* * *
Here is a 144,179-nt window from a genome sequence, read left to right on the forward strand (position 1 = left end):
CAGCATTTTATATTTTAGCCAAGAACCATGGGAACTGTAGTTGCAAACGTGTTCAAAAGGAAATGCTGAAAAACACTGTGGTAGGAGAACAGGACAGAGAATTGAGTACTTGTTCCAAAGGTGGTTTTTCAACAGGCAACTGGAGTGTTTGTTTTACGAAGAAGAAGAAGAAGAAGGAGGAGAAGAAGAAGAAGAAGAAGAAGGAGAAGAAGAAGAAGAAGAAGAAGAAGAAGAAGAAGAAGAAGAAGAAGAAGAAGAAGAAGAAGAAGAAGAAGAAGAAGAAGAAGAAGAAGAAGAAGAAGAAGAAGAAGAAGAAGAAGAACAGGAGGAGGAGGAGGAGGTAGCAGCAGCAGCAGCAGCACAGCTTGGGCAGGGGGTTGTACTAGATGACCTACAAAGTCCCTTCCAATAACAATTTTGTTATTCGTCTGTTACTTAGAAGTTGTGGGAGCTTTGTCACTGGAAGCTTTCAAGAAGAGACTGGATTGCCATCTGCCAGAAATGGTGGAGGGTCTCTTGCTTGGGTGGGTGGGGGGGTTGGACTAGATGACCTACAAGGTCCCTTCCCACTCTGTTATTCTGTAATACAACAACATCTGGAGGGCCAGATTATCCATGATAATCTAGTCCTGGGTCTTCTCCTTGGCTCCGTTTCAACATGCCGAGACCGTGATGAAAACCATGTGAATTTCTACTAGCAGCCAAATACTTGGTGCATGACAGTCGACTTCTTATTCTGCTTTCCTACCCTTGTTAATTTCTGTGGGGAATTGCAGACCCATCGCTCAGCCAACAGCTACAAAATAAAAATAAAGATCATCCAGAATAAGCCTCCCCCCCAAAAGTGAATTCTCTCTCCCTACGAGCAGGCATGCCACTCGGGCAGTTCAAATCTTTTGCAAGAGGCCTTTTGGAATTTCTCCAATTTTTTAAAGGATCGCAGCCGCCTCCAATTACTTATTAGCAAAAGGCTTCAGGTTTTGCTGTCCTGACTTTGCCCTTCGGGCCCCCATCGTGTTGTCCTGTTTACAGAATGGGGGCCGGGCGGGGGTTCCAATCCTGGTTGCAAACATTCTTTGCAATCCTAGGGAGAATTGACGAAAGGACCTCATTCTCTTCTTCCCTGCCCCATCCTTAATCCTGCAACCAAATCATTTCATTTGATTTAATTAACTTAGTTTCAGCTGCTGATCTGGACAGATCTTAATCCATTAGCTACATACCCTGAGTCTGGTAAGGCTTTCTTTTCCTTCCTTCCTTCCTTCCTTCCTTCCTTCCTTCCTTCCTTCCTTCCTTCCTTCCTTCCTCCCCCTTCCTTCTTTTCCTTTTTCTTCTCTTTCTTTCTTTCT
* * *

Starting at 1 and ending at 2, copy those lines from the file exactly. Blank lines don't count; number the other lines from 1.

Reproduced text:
Here is a 144,179-nt window from a genome sequence, read left to right on the forward strand (position 1 = left end):
CAGCATTTTATATTTTAGCCAAGAACCATGGGAACTGTAGTTGCAAACGTGTTCAAAAGGAAATGCTGAAAAACACTGTGGTAGGAGAACAGGACAGAGAATTGAGTACTTGTTCCAAAGGTGGTTTTTCAACAGGCAACTGGAGTGTTTGTTTTACGAAGAAGAAGAAGAAGAAGGAGGAGAAGAAGAAGAAGAAGAAGAAGGAGAAGAAGAAGAAGAAGAAGAAGAAGAAGAAGAAGAAGAAGAAGAAGAAGAAGAAGAAGAAGAAGAAGAAGAAGAAGAAGAAGAAGAAGAAGAAGAAGAAGAAGAAGAAGAAGAAGAACAGGAGGAGGAGGAGGAGGTAGCAGCAGCAGCAGCAGCACAGCTTGGGCAGGGGGTTGTACTAGATGACCTACAAAGTCCCTTCCAATAACAATTTTGTTATTCGTCTGTTACTTAGAAGTTGTGGGAGCTTTGTCACTGGAAGCTTTCAAGAAGAGACTGGATTGCCATCTGCCAGAAATGGTGGAGGGTCTCTTGCTTGGGTGGGTGGGGGGGTTGGACTAGATGACCTACAAGGTCCCTTCCCACTCTGTTATTCTGTAATACAACAACATCTGGAGGGCCAGATTATCCATGATAATCTAGTCCTGGGTCTTCTCCTTGGCTCCGTTTCAACATGCCGAGACCGTGATGAAAACCATGTGAATTTCTACTAGCAGCCAAATACTTGGTGCATGACAGTCGACTTCTTATTCTGCTTTCCTACCCTTGTTAATTTCTGTGGGGAATTGCAGACCCATCGCTCAGCCAACAGCTACAAAATAAAAATAAAGATCATCCAGAATAAGCCTCCCCCCCAAAAGTGAATTCTCTCTCCCTACGAGCAGGCATGCCACTCGGGCAGTTCAAATCTTTTGCAAGAGGCCTTTTGGAATTTCTCCAATTTTTTAAAGGATCGCAGCCGCCTCCAATTACTTATTAGCAAAAGGCTTCAGGTTTTGCTGTCCTGACTTTGCCCTTCGGGCCCCCATCGTGTTGTCCTGTTTACAGAATGGGGGCCGGGCGGGGGTTCCAATCCTGGTTGCAAACATTCTTTGCAATCCTAGGGAGAATTGACGAAAGGACCTCATTCTCTTCTTCCCTGCCCCATCCTTAATCCTGCAACCAAATCATTTCATTTGATTTAATTAACTTAGTTTCAGCTGCTGATCTGGACAGATCTTAATCCATTAGCTACATACCCTGAGTCTGGTAAGGCTTTCTTTTCCTTCCTTCCTTCCTTCCTTCCTTCCTTCCTTCCTTCCTTCCTTCCTTCCTTCCTTCCTCCCCCTTCCTTCTTTTCCTTTTTCTTCTCTTTCTTTCTTTCT